Absence of consensus in diagnostic criteria for familial neurodegenerative diseases

Trinity College Institute of Neurosciences, Beaumont Hospital, Trinity College, Dublin, Ireland.
Journal of neurology, neurosurgery, and psychiatry (Impact Factor: 6.81). 04/2012; 83(4):365-7. DOI: 10.1136/jnnp-2011-301530
Source: PubMed


A small proportion of cases seen in neurodegenerative conditions such as amyotrophic lateral sclerosis (ALS), Parkinson's disease and Alzheimer disease are familial. These familial cases are usually clinically indistinguishable from sporadic cases. Identifying familial cases is important both in terms of clinical guidance for family members and for gene discovery.
Surveys assessing the definition of familial amyotrophic lateral sclerosis (FALS) were completed by clinicians with an interest in ALS.
95 surveys were completed by respondents from 15 countries. A third of total respondents stated that they thought that neurologists were using the same definition for FALS (33.3%, 30). No consensus was achieved among clinicians when provided with five different definitions for FALS. However, the preferred definition was 'a patient with ALS with either a first or second degree relative also with ALS' (37.8%, 31).
There is no consensus on a standard definition for FALS among clinicians. It is likely that similar inconsistencies apply to other conditions, such as Parkinson's disease and Alzheimer disease, in which both familial and sporadic diseases occur. Inconsistent classification could hinder gene discovery.

1 Follower
9 Reads
  • [Show abstract] [Hide abstract]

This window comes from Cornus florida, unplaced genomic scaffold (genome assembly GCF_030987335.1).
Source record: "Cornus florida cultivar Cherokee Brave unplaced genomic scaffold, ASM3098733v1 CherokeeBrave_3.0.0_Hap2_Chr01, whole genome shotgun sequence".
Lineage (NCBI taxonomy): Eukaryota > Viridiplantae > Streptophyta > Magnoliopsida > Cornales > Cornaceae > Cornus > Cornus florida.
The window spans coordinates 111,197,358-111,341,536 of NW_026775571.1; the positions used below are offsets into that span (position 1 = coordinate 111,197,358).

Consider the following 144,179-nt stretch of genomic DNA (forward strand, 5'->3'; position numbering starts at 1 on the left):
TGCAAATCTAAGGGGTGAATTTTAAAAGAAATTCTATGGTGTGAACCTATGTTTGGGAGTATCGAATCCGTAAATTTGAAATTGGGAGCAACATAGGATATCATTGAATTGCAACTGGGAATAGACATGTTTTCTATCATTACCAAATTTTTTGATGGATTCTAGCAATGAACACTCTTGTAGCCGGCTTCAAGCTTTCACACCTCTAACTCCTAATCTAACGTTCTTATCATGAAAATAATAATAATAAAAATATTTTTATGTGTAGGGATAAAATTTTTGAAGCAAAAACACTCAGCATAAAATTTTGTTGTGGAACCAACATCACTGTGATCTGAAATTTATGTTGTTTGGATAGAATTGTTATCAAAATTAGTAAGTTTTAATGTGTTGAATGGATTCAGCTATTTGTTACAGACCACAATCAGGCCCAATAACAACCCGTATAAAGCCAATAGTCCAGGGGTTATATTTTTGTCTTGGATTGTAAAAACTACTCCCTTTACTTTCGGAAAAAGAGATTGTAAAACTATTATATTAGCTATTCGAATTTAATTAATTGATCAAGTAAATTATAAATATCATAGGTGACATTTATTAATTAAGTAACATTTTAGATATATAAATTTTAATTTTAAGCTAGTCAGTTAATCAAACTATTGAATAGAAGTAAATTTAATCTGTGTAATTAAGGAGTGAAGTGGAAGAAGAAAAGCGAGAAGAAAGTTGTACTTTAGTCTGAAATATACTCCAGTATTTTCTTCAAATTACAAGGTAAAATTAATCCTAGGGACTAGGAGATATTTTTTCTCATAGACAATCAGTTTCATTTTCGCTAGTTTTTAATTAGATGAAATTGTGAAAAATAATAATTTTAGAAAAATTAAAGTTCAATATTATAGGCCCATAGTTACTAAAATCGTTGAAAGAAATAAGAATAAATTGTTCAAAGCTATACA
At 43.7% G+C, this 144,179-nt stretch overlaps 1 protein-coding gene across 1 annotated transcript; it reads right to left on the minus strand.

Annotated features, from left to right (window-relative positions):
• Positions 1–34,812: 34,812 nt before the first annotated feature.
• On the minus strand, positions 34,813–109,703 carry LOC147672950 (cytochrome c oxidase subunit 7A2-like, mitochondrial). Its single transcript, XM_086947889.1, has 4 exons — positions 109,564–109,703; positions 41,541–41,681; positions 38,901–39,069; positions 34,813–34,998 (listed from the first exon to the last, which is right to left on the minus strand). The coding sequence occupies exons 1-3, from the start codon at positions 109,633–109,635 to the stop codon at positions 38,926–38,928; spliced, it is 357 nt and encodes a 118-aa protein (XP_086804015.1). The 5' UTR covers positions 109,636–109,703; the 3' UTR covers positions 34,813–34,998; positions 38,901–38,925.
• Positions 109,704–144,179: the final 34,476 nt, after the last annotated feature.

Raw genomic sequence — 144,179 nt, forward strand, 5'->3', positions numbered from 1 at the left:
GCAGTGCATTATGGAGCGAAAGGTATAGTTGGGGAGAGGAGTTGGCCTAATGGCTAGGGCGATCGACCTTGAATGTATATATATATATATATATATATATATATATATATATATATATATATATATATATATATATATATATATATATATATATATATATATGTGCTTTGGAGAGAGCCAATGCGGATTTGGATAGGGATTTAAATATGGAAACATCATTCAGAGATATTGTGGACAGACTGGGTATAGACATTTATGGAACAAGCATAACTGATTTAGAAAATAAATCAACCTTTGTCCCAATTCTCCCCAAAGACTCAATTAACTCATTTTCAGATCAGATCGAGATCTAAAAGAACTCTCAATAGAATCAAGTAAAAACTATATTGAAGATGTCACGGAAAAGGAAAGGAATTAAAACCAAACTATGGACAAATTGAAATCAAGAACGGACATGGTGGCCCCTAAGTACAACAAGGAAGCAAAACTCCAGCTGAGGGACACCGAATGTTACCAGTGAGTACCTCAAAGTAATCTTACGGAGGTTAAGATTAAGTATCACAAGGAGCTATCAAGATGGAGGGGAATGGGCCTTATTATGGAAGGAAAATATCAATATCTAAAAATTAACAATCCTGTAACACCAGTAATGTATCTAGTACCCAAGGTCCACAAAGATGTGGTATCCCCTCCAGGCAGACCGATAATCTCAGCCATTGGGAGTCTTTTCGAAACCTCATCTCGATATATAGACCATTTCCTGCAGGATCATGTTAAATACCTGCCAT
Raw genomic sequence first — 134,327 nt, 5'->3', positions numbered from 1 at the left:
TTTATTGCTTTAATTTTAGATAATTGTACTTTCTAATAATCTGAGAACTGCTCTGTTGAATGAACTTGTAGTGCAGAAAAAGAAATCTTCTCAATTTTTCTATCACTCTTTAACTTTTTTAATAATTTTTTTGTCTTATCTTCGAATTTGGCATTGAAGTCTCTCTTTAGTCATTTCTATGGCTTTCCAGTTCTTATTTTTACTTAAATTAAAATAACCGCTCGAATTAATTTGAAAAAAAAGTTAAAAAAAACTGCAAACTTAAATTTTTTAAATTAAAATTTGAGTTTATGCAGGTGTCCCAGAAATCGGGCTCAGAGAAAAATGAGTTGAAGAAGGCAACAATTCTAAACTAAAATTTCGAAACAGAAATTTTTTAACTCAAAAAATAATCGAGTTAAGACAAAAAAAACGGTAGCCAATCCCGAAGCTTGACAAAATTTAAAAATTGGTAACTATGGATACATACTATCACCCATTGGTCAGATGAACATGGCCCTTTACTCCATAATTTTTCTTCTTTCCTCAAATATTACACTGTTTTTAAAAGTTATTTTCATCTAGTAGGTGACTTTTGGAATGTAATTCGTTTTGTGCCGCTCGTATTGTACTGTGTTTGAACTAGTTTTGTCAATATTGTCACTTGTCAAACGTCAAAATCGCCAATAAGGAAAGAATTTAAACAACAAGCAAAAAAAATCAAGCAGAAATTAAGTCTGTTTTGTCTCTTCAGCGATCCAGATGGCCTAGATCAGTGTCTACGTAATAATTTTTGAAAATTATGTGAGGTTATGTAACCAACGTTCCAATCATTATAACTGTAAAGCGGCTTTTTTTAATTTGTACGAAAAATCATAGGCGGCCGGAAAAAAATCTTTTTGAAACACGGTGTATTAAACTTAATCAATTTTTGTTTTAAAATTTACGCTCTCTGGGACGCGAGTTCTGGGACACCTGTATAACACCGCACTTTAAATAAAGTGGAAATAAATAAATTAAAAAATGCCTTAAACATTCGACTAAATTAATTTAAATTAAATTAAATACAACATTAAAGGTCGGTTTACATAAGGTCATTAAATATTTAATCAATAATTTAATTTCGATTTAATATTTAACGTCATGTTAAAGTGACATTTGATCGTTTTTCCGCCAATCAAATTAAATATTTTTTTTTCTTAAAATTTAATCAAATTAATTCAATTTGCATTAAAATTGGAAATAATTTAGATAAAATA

ABSTRACT: Amyotrophic lateral sclerosis (ALS) is a progressive neurodegenerative disease of upper and lower motor neurons, associated with frontotemporal dementia (FTD) in about 14% of incident cases. We assessed the frequency of the recently identified C9orf72 repeat expansion in familial and apparently sporadic cases of ALS and characterised the cognitive and clinical phenotype of patients with this expansion. A population-based register of patients with ALS has been in operation in Ireland since 1995, and an associated DNA bank has been in place since 1999. 435 representative DNA samples from the bank were screened using repeat-primed PCR for the presence of a GGGGCC repeat expansion in C9orf72. We assessed clinical, cognitive, behavioural, MRI, and survival data from 191 (44%) of these patients, who comprised a population-based incident group and had previously participated in a longitudinal study of cognitive and behavioural changes in ALS. Samples from the DNA bank included 49 cases of known familial ALS and 386 apparently sporadic cases. Of these samples, 20 (41%) cases of familial ALS and 19 (5%) cases of apparently sporadic ALS had the C9orf72 repeat expansion. Of the 191 patients for whom phenotype data were available, 21 (11%) had the repeat expansion. Age at disease onset was lower in patients with the repeat expansion (mean 56·3 [SD 8·3] years) than in those without (61·3 [10·6] years; p=0·043). A family history of ALS or FTD was present in 18 (86%) of those with the repeat expansion. Patients with the repeat expansion had significantly more co-morbid FTD than patients without the repeat (50%vs 12%), and a distinct pattern of non-motor cortex changes on high-resolution 3 T magnetic resonance structural neuroimaging. Age-matched univariate analysis showed shorter survival (20 months vs 26 months) in patients with the repeat expansion. Multivariable analysis showed an increased hazard rate of 1·9 (95% 1·1-3·7; p=0·035) in those patients with the repeat expansion compared with patients without the expansion Patients with ALS and the C9orf72 repeat expansion seem to present a recognisable phenotype characterised by earlier disease onset, the presence of cognitive and behavioural impairment, specific neuroimaging changes, a family history of neurodegeneration with autosomal dominant inheritance, and reduced survival. Recognition of patients with ALS who carry an expanded repeat is likely to be important in the context of appropriate disease management, stratification in clinical trials, and in recognition of other related phenotypes in family members. Health Seventh Framework Programme, Health Research Board, Research Motor Neuron, Irish Motor Neuron Disease Association, The Motor Neurone Disease Association of Great Britain and Northern Ireland, ALS Association.